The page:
Aretha Franklin performs during "The Gospel Tradition: In Performance at the White House" in the East Room of the White House, April 14, 2015.

Aretha Franklin Honoured with a Pulitzer Prize

Posted by Speakeasy News > Wednesday 17 April 2019 > In the News


Soul singer Aretha Franklin has been posthumously honoured with a Pulitzer Prize. The 2019 winners list revealed on 15 April also included Richard Power’s extraordinary novel The Overstory and The New York Times and The Wall Street Journal for their investigations on President Donald Trump.

Aretha Franklin  (pictured) died in August 2018, at the age of 76. The singer and civil-rights activist left an indelible legacy after her long career, including classic songs such as “Respect”, “Chain Of Fools” and “(You Make Me Feel Like) A Natural Woman”.

She is the first woman to receive a special posthumous citation, which has only been awarded 13 times in 75 years in the Arts category. She joins such luminaries as musicians Bob Dylan and Duke Ellington, composer George Gershwin and author Ray Bradbury.

SN_PowersOverstory_intListen to the Trees
Richard Powers monumental novel The Overstory won this year’s Pulitzer for fiction. The book, which was shortlisted for 2018 Booker Prize,  follows the stories of nine different people determined to save virgin forests from destruction.

Richard Powers reads from his novel:

You can download a fascinating radio interview with Powers about nature writing from the BBC.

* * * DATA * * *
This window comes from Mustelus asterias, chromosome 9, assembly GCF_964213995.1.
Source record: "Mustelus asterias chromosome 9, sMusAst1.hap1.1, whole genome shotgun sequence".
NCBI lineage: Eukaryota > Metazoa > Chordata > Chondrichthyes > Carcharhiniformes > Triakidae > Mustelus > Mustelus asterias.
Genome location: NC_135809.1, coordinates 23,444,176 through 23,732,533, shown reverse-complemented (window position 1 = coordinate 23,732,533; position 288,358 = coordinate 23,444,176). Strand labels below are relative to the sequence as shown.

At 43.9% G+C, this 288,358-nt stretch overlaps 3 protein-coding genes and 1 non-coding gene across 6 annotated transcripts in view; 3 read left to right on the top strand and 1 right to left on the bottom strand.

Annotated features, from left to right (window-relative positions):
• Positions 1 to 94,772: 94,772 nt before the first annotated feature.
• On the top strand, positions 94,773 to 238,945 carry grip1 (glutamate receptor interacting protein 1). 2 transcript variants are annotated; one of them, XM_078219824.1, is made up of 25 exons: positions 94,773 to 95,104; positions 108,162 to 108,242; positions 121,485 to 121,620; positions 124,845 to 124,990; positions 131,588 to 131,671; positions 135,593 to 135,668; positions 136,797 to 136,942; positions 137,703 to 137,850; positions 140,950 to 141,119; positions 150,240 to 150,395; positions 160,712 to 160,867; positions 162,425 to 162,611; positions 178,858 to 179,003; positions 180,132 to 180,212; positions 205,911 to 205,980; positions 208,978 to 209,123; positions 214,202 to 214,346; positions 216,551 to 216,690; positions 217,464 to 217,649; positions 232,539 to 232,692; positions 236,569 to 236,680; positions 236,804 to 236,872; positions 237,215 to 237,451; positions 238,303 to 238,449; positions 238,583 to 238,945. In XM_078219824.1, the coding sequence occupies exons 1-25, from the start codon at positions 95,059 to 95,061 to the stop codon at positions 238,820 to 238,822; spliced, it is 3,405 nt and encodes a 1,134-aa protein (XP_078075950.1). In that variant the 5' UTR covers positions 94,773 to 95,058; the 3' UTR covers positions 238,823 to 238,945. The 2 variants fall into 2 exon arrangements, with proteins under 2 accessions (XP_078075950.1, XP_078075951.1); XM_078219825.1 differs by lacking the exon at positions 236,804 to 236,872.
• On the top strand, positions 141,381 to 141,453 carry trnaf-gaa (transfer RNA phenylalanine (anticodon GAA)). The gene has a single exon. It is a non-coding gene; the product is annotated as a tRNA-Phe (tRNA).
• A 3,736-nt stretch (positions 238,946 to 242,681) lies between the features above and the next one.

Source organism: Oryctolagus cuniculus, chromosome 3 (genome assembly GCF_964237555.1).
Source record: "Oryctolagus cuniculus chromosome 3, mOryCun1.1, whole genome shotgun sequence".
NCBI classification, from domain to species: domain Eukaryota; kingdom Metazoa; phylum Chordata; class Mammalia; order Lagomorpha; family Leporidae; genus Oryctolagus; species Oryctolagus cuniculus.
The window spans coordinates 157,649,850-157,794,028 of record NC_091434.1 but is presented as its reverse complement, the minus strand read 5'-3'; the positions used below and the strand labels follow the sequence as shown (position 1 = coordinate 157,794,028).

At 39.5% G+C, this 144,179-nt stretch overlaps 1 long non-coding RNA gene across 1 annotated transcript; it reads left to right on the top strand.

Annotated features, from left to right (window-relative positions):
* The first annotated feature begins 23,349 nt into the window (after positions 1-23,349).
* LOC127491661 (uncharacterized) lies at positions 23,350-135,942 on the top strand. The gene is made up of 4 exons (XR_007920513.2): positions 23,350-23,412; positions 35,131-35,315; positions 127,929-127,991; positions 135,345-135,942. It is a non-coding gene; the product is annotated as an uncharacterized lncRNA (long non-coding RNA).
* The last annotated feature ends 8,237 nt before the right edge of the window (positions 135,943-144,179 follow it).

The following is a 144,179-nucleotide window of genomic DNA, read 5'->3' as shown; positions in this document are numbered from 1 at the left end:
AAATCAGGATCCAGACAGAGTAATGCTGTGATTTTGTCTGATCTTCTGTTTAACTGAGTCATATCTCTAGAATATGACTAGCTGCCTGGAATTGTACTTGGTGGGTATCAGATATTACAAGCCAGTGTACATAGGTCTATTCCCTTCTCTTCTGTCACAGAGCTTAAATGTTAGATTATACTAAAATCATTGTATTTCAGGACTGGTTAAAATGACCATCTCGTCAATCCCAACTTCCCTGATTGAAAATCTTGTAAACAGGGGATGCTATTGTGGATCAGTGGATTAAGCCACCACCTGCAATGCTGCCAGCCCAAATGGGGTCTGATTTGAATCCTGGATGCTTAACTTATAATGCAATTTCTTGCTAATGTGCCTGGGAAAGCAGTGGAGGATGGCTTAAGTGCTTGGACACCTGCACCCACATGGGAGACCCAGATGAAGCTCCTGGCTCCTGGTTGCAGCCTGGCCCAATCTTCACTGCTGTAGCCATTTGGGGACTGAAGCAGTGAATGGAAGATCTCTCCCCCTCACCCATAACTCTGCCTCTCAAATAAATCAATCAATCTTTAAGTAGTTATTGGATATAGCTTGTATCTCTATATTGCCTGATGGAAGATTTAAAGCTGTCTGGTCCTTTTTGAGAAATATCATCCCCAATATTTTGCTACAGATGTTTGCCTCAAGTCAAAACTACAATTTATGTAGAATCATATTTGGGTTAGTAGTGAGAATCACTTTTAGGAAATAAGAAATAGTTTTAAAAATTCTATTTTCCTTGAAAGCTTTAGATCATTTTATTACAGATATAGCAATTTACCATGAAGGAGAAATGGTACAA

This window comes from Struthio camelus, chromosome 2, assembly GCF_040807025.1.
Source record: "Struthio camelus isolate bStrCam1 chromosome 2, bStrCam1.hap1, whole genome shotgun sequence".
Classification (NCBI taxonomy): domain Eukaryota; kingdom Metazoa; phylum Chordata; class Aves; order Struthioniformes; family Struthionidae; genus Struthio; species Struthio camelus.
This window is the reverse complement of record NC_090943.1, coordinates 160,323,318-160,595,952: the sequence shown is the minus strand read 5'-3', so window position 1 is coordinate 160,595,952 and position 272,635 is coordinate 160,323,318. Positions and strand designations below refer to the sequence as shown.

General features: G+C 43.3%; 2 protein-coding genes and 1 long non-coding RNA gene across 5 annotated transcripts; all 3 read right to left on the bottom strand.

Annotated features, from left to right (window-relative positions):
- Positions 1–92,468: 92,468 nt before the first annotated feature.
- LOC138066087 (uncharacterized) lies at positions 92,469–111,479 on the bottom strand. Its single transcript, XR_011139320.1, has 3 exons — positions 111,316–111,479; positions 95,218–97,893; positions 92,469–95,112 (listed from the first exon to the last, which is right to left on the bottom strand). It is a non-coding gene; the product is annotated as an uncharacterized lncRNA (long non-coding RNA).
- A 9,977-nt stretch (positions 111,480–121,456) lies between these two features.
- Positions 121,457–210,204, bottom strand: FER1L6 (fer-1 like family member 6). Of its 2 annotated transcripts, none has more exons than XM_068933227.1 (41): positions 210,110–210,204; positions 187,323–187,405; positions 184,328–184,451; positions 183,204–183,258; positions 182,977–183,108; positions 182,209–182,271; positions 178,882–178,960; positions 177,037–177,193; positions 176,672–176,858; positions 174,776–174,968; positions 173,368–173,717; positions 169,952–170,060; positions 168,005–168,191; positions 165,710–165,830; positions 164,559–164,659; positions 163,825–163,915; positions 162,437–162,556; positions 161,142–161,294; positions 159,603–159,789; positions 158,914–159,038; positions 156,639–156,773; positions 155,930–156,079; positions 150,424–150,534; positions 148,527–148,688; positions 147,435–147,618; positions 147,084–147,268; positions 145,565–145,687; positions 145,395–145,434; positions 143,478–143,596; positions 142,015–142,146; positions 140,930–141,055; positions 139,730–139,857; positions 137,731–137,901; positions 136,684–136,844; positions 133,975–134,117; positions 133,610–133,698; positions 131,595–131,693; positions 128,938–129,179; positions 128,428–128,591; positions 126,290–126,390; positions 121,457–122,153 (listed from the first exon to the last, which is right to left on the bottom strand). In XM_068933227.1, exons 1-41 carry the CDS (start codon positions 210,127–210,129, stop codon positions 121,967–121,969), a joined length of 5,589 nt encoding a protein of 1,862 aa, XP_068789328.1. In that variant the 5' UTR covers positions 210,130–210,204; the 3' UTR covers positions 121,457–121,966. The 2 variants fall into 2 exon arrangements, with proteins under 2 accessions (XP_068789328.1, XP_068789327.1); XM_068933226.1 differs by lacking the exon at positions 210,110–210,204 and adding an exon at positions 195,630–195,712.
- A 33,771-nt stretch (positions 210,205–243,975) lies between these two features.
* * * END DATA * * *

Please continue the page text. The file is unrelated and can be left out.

The 2019 Pulitzer Prize for history was awarded to historian David W. Blight for Frederick Douglass: Prophet of Freedom. Douglass (1818–1895) escaped slavery to become one of the most powerful orators and campaigners for abolition.

Professor Blight is Director of the Gilder Lehrman Center for the Study of Slavery, Resistance, and Abolition at Yale University.

In the Forefront of News
The Pulitzers were founded by newspaper magnate Joseph Pulitzer, and there 14 different journalism categories.

Journalists from The New York Times and The Wall Street Journal for took the Explanatory Reporting and National Reporting categories for investigations into President Donald Trump’s business finances, and payoffs to alleged mistresses. Tragically, the Public Service and Breaking News Reporting Prizes were awarded for journalism about mass shootings. The first to the South Florida Sun Sentinel for their reports about the Marjory Stoneman Douglas High School shooting. And the second to the Pittsburgh Post-Gazette for its “immersive, compassionate coverage” of the Tree of Life synagogue massacre.

A second Special Citation was made to for a newspaper team’s personal experience rather than their reporting: five journalists were mown down in their newsroom at The Capital Gazette, Annapolis, Maryland on June 28, 2018. Their colleagues were determined to publish the weekly paper on time the following day to pay tribute to the five, who were killed by a man who had a grudge against the paper. The Pulitzer Board honoured the newsteam for, “demonstrating unflagging commitment to covering the news and serving their community at a time of unspeakable grief.”

 



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